Solutions to Real-World Problems

Ocean Preservation

Surrounded by the Pacific Ocean on one side and the East China Sea on the other, Okinawa is an ideal place for marine science research. The coral reefs of the Okinawa islands are amongst the most biologically diverse ecosystems in the world. OIST scientists are engaged in research projects addressing some of the most pressing issues faced by the oceans, such as conserving coral reefs and understanding hydrothermal vent ecosystems.

Okinawan coral

Renewable Energy and “Smart” Energy Distribution

Seeking renewable, reliable, and affordable energy sources is a global challenge in this era of the so-called “Fourth Industrial Revolution.” It is all the more relevant to the Japanese people in the aftermath of the Great East Japan Earthquake and the ensuing Fukushima nuclear disaster in 2011. OIST scientists are making progress in advancing new solar cell technology and exploring ocean currents to bring the dream of utilizing cost-effective renewable energy sources, such as solar power or wave energy, into reality.

The Quantum Wave Microscopy Unit testing a wave power generator prototype.

Advanced Medical Devices

As the modern society is making strides in advancing healthcare and improving the quality of life for everyone, developing new tools and technology to fulfill the demand of fast-changing medical world is a critical component in life sciences. OIST scientists leverage research results in fundamental sciences to create advanced tools and techniques that have implications in healthcare, such as cancer treatment, high precision measurement (such as medical CT scans), and microfluidic platforms that have revolutionized medical diagnostics.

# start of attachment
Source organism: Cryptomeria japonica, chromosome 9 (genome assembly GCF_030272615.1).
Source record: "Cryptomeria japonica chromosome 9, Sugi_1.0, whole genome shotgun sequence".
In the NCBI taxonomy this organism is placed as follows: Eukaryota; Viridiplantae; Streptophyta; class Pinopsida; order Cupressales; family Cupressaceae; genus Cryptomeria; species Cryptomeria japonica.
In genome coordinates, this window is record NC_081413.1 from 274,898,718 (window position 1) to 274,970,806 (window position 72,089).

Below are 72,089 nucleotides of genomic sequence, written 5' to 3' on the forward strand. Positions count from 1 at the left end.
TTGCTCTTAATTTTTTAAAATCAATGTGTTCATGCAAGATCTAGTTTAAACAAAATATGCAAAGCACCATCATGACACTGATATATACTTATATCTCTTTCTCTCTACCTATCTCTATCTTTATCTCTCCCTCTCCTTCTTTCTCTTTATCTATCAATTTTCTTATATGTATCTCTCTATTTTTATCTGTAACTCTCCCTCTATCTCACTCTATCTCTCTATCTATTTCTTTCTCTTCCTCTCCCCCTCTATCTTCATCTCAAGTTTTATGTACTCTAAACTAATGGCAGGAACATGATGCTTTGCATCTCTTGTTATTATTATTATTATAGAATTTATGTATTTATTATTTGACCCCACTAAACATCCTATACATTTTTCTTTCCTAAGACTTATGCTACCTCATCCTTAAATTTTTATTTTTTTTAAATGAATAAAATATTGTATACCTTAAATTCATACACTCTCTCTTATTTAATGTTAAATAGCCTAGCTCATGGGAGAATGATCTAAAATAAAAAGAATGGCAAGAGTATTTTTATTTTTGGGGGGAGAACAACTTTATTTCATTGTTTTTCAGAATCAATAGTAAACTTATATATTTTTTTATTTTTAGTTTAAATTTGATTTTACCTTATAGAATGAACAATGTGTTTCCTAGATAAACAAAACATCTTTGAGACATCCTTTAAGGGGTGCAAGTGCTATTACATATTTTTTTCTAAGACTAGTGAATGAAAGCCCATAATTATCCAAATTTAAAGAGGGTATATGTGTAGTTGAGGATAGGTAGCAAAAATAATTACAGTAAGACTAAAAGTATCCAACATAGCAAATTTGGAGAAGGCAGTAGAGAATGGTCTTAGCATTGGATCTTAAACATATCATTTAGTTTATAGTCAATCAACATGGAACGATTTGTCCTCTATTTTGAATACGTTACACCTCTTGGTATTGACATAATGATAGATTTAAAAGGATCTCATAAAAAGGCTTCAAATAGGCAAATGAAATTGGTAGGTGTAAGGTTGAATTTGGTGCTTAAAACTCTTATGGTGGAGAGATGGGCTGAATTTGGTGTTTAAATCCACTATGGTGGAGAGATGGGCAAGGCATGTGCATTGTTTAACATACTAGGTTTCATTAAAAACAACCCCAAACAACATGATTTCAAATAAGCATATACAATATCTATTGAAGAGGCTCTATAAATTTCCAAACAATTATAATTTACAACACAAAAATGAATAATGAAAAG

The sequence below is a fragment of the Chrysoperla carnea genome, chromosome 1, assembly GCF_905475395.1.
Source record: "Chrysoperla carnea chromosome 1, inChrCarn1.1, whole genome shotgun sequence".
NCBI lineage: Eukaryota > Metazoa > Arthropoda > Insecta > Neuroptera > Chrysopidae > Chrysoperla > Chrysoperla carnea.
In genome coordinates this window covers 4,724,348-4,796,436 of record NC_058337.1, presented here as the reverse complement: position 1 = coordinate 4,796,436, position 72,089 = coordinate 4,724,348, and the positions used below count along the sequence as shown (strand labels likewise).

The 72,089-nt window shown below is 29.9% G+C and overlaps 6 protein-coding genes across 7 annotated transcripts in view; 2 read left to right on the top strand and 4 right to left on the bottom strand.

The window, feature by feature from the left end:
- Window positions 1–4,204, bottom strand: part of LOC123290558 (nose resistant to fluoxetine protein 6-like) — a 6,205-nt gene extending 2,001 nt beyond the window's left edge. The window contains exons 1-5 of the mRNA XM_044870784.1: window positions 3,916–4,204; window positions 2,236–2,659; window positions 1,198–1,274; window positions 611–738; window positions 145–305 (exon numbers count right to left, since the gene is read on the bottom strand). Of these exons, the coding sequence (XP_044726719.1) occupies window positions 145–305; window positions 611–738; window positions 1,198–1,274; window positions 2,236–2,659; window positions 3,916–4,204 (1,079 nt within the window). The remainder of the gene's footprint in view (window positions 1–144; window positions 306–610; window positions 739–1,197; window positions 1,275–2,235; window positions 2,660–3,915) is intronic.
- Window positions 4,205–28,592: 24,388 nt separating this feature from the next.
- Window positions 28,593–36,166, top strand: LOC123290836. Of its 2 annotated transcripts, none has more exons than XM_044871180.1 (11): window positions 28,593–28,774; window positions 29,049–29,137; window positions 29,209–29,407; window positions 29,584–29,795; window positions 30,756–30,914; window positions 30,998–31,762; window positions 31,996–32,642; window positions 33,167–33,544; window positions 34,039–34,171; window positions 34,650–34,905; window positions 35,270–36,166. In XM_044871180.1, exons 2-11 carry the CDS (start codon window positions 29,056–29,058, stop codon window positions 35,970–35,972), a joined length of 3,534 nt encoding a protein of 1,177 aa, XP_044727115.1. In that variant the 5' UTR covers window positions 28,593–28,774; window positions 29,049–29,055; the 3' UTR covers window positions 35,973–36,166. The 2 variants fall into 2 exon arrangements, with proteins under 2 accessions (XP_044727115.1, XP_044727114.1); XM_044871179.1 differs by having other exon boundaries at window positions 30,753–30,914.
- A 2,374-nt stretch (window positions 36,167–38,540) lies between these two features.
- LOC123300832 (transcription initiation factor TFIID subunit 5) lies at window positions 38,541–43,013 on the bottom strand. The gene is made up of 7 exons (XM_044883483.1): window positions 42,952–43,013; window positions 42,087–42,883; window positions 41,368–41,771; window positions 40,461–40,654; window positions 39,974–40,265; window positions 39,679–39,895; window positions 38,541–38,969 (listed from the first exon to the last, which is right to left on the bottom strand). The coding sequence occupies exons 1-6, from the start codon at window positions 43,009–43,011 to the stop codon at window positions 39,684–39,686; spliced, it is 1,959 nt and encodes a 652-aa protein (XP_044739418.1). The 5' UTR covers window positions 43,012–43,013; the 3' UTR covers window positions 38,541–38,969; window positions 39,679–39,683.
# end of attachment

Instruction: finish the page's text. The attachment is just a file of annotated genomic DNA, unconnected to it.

Microfluidic Platform which is a glass plate the size of a thumb tack.

Understanding the Brain

Is there room for improvement in self-driving car technology? Are our eyes the window into our brain? How do we acquire higher computational prowess to simulate the complexity of the human brain? What is Japan’s Brain/MINDS Project and what is OIST’s role here?

Purkinje cells from the brain, looking like dense a dense forest

Supporting Japanese Parents of Children with ADHD

A 2012 survey of schools by the MEXT reported that 2.5% of six-to-fourteen-year-old students have difficulties in school due to behavioral problems consistent with symptoms of attention deficit hyperactivity disorder (ADHD). Meanwhile, a growing number of Japanese children are being prescribed psychotropic drugs to treat depression, ADHD, and schizophrenia. However, medication use is not always the only, or most appropriate, treatment strategy. Psychosocial interventions, such as parent guidance, collaborative support with the school, and individual counseling with the child, are often needed but less widely available in Japan. The OIST Children’s Research Center aims to fill in the gaps, bringing a parent training program to Okinawa in support of the families of children with ADHD. The program is also on its way to be adopted by institutions in mainland Japan.

Members of the Human Developmental Neurobiology Unit which runs the center.